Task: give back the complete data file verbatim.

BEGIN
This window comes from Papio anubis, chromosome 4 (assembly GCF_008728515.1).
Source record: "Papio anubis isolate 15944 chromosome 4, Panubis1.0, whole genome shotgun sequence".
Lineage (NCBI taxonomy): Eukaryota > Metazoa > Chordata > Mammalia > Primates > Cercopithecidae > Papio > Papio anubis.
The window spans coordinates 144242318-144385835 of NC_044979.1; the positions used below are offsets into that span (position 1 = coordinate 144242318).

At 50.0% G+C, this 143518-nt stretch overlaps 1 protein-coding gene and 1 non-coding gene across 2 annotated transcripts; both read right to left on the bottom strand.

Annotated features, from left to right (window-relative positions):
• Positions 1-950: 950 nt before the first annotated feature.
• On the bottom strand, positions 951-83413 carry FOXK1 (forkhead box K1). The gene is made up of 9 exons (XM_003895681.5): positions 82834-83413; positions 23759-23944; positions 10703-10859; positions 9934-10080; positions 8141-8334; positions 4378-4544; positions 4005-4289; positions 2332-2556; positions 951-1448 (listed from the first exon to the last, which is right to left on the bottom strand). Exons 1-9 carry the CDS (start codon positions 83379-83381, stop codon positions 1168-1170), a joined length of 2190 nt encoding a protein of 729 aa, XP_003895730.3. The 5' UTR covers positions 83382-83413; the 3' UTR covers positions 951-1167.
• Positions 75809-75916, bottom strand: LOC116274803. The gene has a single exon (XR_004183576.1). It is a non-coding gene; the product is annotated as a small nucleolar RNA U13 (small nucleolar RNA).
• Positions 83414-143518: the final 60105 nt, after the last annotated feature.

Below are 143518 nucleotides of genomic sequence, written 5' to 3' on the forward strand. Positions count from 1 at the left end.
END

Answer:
This window comes from Papio anubis, chromosome 4 (assembly GCF_008728515.1).
Source record: "Papio anubis isolate 15944 chromosome 4, Panubis1.0, whole genome shotgun sequence".
Lineage (NCBI taxonomy): Eukaryota > Metazoa > Chordata > Mammalia > Primates > Cercopithecidae > Papio > Papio anubis.
The window spans coordinates 144242318-144385835 of NC_044979.1; the positions used below are offsets into that span (position 1 = coordinate 144242318).

At 50.0% G+C, this 143518-nt stretch overlaps 1 protein-coding gene and 1 non-coding gene across 2 annotated transcripts; both read right to left on the bottom strand.

Annotated features, from left to right (window-relative positions):
• Positions 1-950: 950 nt before the first annotated feature.
• On the bottom strand, positions 951-83413 carry FOXK1 (forkhead box K1). The gene is made up of 9 exons (XM_003895681.5): positions 82834-83413; positions 23759-23944; positions 10703-10859; positions 9934-10080; positions 8141-8334; positions 4378-4544; positions 4005-4289; positions 2332-2556; positions 951-1448 (listed from the first exon to the last, which is right to left on the bottom strand). Exons 1-9 carry the CDS (start codon positions 83379-83381, stop codon positions 1168-1170), a joined length of 2190 nt encoding a protein of 729 aa, XP_003895730.3. The 5' UTR covers positions 83382-83413; the 3' UTR covers positions 951-1167.
• Positions 75809-75916, bottom strand: LOC116274803. The gene has a single exon (XR_004183576.1). It is a non-coding gene; the product is annotated as a small nucleolar RNA U13 (small nucleolar RNA).
• Positions 83414-143518: the final 60105 nt, after the last annotated feature.

Below are 143518 nucleotides of genomic sequence, written 5' to 3' on the forward strand. Positions count from 1 at the left end.